Despite the fact that the EB-5 investment immigration program has been renewed again, again, and again, every time it has come close to expiration without change, USCIS has finally published the long-waited updates to the EB-5 program. These changes differ slightly from the proposed rules that were initially issued by the Department of Homeland Security on January 2017. The new rules, which are listed and explained below, will go into effect on November 21, 2019. Until then, the current EB-5 rules are in place. To learn more about the current program, please click here.
The new changes include:
1. Increasing the minimum investment amount from $500,000 to $900,000 for Targeted Employment Areas (rural areas or those designated as having an unemployment rate of at least 150 % the national average). Minimum investment amounts for non-TEA investments will increase from $1 million to $1.8 million. In addition, minimum investment amounts will increase automatically every five years.
2. Changing the parameters and authority on TEA designations. Under the current rules, TEA designations are issued by the department of economics of each individual state. Currently, in order to qualify as an unemployment-based TEA, the census track the EB-5 project is located in must have an average unemployment rate of over 150% of the national unemployment rate. However, there is no limit on the parameter of how many different census tracks can be used to obtain the average as long as all of the census tracks are connected. This means that, in order to receive an average rate of unemployment high enough to qualify for 150% of the national average, you can use an area that is as large as necessary to get a high enough average. This is the reason that projects such as Hudson Yards in Manhattan is able to receive TEA designation.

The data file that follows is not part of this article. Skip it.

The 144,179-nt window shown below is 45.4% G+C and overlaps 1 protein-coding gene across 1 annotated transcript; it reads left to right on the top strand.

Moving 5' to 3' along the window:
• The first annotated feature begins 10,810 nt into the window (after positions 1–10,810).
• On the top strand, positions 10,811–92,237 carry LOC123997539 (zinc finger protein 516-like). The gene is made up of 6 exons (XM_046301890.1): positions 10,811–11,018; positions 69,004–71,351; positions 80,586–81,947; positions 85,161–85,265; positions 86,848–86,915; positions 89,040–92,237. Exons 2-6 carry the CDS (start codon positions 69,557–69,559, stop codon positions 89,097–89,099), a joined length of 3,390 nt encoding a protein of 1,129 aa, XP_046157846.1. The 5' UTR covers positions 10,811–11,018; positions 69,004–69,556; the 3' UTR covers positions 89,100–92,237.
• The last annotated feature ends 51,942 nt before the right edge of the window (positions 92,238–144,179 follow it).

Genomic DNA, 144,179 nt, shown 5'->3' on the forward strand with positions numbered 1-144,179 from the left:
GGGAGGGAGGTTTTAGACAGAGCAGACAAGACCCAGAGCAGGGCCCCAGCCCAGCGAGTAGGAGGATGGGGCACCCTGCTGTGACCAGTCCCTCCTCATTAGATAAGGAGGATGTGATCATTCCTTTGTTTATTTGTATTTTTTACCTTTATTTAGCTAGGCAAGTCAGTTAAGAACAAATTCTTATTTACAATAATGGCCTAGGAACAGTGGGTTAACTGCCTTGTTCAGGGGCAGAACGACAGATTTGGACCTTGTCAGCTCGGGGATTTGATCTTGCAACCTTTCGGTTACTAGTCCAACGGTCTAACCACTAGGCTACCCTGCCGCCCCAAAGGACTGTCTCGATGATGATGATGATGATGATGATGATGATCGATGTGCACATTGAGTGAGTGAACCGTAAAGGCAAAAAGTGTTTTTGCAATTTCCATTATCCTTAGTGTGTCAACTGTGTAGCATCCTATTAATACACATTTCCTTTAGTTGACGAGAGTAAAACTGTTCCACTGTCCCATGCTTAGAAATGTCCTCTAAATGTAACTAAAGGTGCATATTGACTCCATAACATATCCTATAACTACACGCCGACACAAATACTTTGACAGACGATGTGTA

Under the new rules, UCSIS will be the only authority that is able to issue TEA designations. The new rules will also restrict the designation to the immediate vicinity of the EB-5 project.
3. More flexibility for derivative family members (spouses and minor children of the investor) of conditional green card holders. The new rule will allow some derivative family members to file for removal of conditions on their green cards independently of the main investor and at their place of residency, regardless of the principal investor’s place of residency. To learn more about removal of conditions, please click here.
4. EB-5 applicants would be able to keep their initial priority date while they wait for their green card. After an EB-5 application is filed, the investor will receive a receipt from USCIS that will include a date known as the priority date, the date their application has been accepted by USCIS. For the majority of countries, this date will be used to check the USCIS processing times for applications. For countries such as Mainland China, Vietnam, and India where EB-5 visas are retrogressed, it will also indicate how long the visa retrogression wait will be.
The employment-based fifth preference category, “EB-5”, of immigrant investors, is allotted approximately 10,000 immigrant visas annually. To learn more about investment immigration and EB-5 applications, please click here. This quota includes principal applicants as well as spouses and unmarried children under the age of 21. On top of this, no one country in the category is allowed to exceed more than 7% of the visas allowed. For applicants from countries that have exceeded the 7% allowance, a “visa retrogression” (or wait-list) is applied to the country.
Visa retrogression happens when a country’s visa allowance is not “current”, but rather a cutoff date is imposed on its applicants. The Department of State publishes a monthly Visa Bulletin which lists the cutoff dates that govern visa availability. It determines which applicants are eligible to file for adjustment of status, as well as which applicants are eligible for permanent resident status. Applicants who have a priority date earlier than the cutoff date published in the most current Visa Bulletin are eligible to apply for permanent residence.
The new rule allows individuals with previously approved EB-5 applications, but who now need to file a new EB-5 application due to certain changes in circumstances, to retain their original priority date and thus avoid waiting unnecessarily before applying for their green card.
If you are an investor interested in pursing an EB-5 visa, make sure to contact our office today for a consultation and in order to start your process before the new rules go into effect on November 21, 2019.
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